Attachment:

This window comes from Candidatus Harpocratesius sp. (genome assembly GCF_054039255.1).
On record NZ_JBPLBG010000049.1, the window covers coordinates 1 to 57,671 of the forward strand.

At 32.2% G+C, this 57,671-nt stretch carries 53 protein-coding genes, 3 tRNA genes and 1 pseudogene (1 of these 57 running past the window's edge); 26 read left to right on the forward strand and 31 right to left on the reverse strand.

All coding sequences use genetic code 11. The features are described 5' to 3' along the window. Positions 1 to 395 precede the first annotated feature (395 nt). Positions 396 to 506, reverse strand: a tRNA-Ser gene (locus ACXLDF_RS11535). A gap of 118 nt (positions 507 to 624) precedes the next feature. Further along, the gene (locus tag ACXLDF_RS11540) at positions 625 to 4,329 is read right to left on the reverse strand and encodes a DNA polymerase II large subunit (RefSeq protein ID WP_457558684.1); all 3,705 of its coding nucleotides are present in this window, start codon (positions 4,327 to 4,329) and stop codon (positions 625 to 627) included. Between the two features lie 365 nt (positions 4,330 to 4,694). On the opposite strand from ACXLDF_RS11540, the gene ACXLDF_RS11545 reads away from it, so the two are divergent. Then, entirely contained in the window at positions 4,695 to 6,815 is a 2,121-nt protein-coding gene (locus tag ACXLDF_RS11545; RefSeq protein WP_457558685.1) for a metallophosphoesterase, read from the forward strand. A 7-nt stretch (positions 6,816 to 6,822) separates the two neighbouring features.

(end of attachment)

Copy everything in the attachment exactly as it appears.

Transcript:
This window comes from Candidatus Harpocratesius sp. (genome assembly GCF_054039255.1).
On record NZ_JBPLBG010000049.1, the window covers coordinates 1 to 57,671 of the forward strand.

At 32.2% G+C, this 57,671-nt stretch carries 53 protein-coding genes, 3 tRNA genes and 1 pseudogene (1 of these 57 running past the window's edge); 26 read left to right on the forward strand and 31 right to left on the reverse strand.

All coding sequences use genetic code 11. The features are described 5' to 3' along the window. Positions 1 to 395 precede the first annotated feature (395 nt). Positions 396 to 506, reverse strand: a tRNA-Ser gene (locus ACXLDF_RS11535). A gap of 118 nt (positions 507 to 624) precedes the next feature. Further along, the gene (locus tag ACXLDF_RS11540) at positions 625 to 4,329 is read right to left on the reverse strand and encodes a DNA polymerase II large subunit (RefSeq protein ID WP_457558684.1); all 3,705 of its coding nucleotides are present in this window, start codon (positions 4,327 to 4,329) and stop codon (positions 625 to 627) included. Between the two features lie 365 nt (positions 4,330 to 4,694). On the opposite strand from ACXLDF_RS11540, the gene ACXLDF_RS11545 reads away from it, so the two are divergent. Then, entirely contained in the window at positions 4,695 to 6,815 is a 2,121-nt protein-coding gene (locus tag ACXLDF_RS11545; RefSeq protein WP_457558685.1) for a metallophosphoesterase, read from the forward strand. A 7-nt stretch (positions 6,816 to 6,822) separates the two neighbouring features.